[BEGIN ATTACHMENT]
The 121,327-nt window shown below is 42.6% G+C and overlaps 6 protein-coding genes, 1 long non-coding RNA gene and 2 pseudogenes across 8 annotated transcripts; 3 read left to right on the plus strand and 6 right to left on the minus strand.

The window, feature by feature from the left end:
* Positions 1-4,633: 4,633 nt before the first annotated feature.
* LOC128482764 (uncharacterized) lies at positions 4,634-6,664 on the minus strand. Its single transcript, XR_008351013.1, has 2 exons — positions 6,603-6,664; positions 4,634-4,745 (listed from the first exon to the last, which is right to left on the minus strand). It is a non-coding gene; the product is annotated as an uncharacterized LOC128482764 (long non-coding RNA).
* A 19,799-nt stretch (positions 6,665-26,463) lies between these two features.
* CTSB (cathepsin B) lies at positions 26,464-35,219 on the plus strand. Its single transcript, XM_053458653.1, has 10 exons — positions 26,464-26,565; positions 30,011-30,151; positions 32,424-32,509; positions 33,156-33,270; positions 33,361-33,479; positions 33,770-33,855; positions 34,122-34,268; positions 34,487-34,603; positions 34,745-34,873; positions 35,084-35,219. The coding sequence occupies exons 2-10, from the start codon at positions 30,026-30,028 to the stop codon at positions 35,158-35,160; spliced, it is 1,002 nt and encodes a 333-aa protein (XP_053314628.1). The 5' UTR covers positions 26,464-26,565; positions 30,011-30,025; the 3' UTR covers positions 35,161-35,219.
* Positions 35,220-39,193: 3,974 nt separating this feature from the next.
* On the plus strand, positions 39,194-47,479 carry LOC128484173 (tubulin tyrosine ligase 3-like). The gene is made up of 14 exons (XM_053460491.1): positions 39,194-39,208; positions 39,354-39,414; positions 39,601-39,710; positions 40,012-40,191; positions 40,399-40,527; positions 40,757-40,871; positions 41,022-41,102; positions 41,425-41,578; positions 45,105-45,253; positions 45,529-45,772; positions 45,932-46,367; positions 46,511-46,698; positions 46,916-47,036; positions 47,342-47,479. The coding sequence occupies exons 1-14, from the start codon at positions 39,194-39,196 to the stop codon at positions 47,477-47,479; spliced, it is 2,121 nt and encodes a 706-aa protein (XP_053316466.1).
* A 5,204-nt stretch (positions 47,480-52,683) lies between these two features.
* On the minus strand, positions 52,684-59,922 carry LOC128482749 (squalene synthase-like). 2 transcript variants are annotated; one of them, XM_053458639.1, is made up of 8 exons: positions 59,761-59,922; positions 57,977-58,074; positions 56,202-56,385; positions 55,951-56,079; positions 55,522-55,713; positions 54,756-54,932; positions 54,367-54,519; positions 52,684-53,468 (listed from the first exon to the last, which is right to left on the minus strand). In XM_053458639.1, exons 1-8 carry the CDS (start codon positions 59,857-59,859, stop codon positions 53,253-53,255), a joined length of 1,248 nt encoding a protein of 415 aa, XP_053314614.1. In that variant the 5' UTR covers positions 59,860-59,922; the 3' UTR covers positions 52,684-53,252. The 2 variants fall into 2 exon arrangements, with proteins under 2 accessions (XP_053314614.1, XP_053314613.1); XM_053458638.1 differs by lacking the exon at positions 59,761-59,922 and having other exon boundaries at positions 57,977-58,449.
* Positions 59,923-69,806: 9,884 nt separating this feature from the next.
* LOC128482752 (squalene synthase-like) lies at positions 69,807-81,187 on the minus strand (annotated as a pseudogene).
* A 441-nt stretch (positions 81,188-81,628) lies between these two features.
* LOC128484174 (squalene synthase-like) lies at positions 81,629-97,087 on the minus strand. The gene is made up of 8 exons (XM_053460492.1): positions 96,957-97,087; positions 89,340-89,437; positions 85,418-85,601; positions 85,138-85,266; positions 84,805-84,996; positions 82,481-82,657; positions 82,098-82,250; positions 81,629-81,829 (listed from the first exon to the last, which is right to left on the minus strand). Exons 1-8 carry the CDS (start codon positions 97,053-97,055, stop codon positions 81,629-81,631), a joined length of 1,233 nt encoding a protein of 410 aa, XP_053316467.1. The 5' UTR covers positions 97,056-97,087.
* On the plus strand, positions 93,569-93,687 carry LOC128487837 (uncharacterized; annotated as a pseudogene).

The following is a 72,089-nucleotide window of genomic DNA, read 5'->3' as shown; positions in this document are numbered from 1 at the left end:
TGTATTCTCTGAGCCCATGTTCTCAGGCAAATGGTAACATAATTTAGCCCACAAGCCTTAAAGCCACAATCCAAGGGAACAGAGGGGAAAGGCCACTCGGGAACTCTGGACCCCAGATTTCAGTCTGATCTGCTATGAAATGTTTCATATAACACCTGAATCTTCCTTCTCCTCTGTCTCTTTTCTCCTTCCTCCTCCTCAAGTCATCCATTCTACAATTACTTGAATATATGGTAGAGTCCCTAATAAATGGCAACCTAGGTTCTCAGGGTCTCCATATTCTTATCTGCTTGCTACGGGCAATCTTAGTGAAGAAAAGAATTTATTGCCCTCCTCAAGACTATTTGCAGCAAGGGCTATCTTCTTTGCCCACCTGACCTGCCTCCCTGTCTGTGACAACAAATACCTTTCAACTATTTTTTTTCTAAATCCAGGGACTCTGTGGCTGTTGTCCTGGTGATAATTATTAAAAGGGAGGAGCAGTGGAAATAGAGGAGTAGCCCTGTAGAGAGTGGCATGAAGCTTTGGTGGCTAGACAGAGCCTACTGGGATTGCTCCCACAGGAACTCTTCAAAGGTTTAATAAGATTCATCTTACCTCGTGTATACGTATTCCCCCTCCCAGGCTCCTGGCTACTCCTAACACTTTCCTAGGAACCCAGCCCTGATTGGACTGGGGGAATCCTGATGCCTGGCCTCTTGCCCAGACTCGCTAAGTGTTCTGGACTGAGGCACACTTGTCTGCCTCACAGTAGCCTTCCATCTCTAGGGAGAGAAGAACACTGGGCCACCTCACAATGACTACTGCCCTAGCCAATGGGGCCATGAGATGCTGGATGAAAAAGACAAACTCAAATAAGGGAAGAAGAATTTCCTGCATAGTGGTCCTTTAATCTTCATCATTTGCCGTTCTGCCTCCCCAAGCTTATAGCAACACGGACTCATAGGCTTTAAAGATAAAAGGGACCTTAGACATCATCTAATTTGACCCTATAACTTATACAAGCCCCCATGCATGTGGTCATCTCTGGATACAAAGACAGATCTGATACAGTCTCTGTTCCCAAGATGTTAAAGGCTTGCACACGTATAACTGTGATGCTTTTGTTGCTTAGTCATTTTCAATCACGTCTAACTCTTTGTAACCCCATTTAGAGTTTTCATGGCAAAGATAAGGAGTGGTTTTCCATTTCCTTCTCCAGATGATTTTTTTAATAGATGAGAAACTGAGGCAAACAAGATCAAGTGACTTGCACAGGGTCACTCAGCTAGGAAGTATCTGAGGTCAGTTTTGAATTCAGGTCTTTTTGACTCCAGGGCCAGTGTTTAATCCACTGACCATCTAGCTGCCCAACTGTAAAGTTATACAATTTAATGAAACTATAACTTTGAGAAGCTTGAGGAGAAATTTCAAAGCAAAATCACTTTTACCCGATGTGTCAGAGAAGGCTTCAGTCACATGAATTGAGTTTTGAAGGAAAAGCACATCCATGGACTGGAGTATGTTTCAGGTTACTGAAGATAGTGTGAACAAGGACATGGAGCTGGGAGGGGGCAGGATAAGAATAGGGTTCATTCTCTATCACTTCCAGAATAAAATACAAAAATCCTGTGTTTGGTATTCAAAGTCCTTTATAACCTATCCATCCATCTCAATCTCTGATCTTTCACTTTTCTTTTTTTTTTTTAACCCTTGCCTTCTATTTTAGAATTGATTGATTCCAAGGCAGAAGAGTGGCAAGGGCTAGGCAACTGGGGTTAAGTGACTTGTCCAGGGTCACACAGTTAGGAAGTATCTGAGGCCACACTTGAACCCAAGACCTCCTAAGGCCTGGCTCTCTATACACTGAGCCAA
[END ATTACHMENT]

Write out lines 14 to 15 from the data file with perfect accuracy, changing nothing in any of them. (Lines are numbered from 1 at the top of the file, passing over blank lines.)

* LOC128484174 (squalene synthase-like) lies at positions 81,629-97,087 on the minus strand. The gene is made up of 8 exons (XM_053460492.1): positions 96,957-97,087; positions 89,340-89,437; positions 85,418-85,601; positions 85,138-85,266; positions 84,805-84,996; positions 82,481-82,657; positions 82,098-82,250; positions 81,629-81,829 (listed from the first exon to the last, which is right to left on the minus strand). Exons 1-8 carry the CDS (start codon positions 97,053-97,055, stop codon positions 81,629-81,631), a joined length of 1,233 nt encoding a protein of 410 aa, XP_053316467.1. The 5' UTR covers positions 97,056-97,087.
* On the plus strand, positions 93,569-93,687 carry LOC128487837 (uncharacterized; annotated as a pseudogene).